The south-eastern area of the Lake District National Park is the area of the park covered by the Ordnance Survey Explorer OL7 map. Within this area’s scope is the gorgeous Grasmere, the resplendent Rydal Water, the elegant Elter Water, the majestic Esthwaite Water, the northern end of Coniston Water, and the largest lake in England, the awe-inspiring Windermere.
Windermere, both the lake and the town, are highly popular tourist destinations. The lake provides a wonderfully scenic place to practice water sports, take a cruise, or go fishing. Numerous attractions are situated near to this lake, such as The Lakes Aquarium and the World of Beatrix Potter.
There are, of course, plenty of places to hike in the south-eastern corner of the Lake District National Park. With an altitude of 792 metres, Dove Crag is the highest fell in the area. Not far from the summit, on its north-eastern face, is Priest’s Hole, a well-known spot where a natural overhang offers a decent amount of shelter from the elements making wild camping without a tent possible.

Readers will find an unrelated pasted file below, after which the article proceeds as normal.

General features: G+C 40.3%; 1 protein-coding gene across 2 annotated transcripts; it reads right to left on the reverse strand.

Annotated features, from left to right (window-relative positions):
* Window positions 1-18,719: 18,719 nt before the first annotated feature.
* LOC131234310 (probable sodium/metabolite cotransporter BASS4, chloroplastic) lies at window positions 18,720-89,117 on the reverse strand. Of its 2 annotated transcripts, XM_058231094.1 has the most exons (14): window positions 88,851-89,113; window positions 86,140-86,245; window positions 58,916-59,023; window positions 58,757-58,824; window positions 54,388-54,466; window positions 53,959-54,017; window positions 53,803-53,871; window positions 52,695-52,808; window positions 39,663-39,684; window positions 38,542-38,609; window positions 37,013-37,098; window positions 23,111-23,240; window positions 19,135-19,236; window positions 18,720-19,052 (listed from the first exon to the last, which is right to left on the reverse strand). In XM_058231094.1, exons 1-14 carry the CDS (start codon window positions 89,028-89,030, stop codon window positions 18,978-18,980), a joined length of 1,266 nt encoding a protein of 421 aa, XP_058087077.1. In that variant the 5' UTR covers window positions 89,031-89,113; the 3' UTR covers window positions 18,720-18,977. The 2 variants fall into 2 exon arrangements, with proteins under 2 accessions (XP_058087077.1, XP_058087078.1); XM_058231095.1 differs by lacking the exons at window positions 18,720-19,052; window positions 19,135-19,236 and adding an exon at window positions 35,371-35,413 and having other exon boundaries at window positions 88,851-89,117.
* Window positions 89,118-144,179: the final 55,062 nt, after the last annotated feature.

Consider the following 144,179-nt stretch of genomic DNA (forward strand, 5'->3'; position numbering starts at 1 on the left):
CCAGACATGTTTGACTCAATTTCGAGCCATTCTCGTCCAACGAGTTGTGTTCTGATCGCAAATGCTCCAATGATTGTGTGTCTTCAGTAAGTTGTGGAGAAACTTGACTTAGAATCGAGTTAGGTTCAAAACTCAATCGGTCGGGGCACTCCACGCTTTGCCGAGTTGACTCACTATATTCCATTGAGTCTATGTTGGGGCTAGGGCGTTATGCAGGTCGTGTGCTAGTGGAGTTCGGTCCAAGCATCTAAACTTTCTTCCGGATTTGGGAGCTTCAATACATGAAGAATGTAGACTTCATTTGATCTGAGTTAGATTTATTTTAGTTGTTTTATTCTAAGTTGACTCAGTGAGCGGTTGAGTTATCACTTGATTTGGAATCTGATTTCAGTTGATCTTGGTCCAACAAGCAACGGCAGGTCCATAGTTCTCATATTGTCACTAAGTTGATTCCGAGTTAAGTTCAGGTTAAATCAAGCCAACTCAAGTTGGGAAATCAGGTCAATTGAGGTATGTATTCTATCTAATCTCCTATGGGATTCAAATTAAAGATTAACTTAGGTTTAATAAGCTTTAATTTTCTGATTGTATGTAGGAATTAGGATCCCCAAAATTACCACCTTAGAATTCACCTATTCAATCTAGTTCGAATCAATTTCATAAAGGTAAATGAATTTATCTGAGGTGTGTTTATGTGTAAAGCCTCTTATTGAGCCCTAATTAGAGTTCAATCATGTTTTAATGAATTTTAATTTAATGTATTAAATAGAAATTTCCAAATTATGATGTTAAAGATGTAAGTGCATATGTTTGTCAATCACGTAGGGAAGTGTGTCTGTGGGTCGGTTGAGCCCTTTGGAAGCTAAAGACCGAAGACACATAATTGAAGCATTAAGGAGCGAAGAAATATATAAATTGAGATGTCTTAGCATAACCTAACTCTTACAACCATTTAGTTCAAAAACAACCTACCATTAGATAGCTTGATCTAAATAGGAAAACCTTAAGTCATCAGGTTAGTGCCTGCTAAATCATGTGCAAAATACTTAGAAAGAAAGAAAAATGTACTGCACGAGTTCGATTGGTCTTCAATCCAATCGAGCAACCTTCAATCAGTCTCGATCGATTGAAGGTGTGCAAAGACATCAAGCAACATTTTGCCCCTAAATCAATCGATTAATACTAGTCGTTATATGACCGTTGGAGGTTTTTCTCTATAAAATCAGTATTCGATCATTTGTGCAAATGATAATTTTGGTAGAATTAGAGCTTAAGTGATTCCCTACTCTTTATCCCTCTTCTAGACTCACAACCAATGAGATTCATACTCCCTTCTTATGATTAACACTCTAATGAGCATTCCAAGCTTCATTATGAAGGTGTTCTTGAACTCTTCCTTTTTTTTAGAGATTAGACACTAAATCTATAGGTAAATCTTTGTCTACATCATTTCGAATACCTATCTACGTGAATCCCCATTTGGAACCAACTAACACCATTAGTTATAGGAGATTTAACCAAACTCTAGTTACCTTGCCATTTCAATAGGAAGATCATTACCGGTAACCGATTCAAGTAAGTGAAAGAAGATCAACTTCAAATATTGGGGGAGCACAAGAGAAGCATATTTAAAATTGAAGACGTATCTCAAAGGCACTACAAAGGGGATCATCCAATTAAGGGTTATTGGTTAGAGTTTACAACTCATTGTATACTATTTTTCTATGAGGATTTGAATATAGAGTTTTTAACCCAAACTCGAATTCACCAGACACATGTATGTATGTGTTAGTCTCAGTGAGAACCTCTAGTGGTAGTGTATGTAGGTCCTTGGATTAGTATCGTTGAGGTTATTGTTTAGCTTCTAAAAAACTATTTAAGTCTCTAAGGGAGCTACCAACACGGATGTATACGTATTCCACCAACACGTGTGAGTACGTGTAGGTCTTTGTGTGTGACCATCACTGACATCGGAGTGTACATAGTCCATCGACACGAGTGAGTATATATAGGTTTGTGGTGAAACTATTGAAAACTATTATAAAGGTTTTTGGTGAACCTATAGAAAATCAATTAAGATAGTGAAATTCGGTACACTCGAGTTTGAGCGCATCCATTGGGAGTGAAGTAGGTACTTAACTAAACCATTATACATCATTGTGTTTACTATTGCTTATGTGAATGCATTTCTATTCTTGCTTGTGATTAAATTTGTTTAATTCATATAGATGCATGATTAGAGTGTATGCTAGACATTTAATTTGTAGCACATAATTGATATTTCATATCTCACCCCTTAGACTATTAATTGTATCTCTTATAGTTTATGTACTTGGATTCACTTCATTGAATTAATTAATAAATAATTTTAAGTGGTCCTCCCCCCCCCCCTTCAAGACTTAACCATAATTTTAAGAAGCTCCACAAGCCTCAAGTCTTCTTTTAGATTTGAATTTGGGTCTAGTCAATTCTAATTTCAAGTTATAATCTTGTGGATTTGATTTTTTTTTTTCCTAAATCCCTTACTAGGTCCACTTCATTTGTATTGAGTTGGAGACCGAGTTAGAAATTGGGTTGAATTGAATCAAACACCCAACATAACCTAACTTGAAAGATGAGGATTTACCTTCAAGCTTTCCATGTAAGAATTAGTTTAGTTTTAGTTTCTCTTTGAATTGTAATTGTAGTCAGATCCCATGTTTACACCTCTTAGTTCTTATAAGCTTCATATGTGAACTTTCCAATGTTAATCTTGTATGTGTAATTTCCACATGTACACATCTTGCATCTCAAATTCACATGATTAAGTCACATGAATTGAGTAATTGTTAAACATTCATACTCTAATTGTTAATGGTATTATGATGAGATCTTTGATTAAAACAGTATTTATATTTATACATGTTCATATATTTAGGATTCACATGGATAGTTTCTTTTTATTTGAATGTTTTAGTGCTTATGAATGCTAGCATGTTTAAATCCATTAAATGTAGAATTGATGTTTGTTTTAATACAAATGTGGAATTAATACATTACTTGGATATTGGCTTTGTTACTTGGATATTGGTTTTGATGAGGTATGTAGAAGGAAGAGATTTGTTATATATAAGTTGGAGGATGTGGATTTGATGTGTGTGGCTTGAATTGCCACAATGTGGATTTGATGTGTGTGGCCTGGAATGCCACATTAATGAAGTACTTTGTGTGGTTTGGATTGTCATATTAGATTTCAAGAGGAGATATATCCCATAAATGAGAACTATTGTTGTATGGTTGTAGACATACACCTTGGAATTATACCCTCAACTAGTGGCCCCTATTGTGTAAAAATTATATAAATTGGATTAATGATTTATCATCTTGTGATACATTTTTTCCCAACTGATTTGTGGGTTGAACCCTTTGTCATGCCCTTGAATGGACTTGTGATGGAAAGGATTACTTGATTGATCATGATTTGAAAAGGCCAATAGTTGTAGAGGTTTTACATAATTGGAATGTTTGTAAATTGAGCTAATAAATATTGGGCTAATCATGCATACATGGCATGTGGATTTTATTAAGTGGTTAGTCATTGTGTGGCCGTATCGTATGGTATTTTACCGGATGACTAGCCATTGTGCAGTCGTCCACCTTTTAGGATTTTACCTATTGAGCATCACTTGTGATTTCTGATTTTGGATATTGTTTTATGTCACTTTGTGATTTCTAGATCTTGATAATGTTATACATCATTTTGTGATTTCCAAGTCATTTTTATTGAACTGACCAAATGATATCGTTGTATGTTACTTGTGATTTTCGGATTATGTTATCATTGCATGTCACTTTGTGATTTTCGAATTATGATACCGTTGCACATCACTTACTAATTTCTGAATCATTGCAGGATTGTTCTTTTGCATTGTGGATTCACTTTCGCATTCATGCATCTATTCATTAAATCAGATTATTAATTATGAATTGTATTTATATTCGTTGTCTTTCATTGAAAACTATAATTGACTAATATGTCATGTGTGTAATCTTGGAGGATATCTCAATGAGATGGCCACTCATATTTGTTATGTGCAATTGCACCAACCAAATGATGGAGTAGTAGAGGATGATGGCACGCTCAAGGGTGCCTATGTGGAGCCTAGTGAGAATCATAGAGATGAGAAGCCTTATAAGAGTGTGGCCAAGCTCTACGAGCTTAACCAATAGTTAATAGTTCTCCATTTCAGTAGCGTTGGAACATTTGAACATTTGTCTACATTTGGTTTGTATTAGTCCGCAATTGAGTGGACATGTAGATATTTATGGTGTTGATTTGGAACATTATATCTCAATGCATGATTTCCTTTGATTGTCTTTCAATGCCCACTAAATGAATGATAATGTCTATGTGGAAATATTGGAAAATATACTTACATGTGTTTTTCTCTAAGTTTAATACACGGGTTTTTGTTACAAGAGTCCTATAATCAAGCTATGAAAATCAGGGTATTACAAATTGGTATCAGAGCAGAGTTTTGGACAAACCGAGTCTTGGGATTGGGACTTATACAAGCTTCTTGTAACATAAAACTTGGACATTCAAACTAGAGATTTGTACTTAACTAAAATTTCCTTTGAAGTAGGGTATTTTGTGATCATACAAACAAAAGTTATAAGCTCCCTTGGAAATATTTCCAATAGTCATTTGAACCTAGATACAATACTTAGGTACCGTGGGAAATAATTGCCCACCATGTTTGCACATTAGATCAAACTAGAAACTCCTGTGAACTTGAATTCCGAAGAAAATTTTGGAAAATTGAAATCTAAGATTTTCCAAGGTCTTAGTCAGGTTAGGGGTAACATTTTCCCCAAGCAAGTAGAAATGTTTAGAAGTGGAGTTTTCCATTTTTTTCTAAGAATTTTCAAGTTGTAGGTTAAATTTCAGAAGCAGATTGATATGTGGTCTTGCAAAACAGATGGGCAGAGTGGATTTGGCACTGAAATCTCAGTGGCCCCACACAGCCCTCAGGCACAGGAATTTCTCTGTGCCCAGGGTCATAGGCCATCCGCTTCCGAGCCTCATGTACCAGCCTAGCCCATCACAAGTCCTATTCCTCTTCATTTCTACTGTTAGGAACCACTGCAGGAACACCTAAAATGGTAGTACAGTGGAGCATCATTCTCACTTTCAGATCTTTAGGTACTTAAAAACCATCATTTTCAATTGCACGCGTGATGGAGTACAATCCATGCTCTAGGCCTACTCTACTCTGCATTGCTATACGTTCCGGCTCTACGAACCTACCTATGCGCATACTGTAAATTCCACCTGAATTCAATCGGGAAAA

For an easier, less exhaustive hike, however, one might try the popular Loughrigg Fell, just a short sortie from Grasmere or Rydal, and with a height of just 336 metres above sea level. The fell may be small, but it offers stunning views, including views of the lakes of Grasmere, Rydal Water, Elter Water and Windermere.
If you like to bike as well as hike, then Grizedale Forest in the south-eastern quarter of the Lake District between Coniston Water and Windermere is a great place to visit. Numerous mountain bike and walking trails trace through the forest. If you are lucky, you may even spot a red kite soaring through the skies, as the Grizedale Forest was host to a red kite reintroduction program that began in 2010, which saw the release of 90 of these birds of prey over the course of a few years.
The photographs in the galleries below have all been taken on my walks in the south-eastern area of the Lake District National Park to supplement my pieces of nature writing.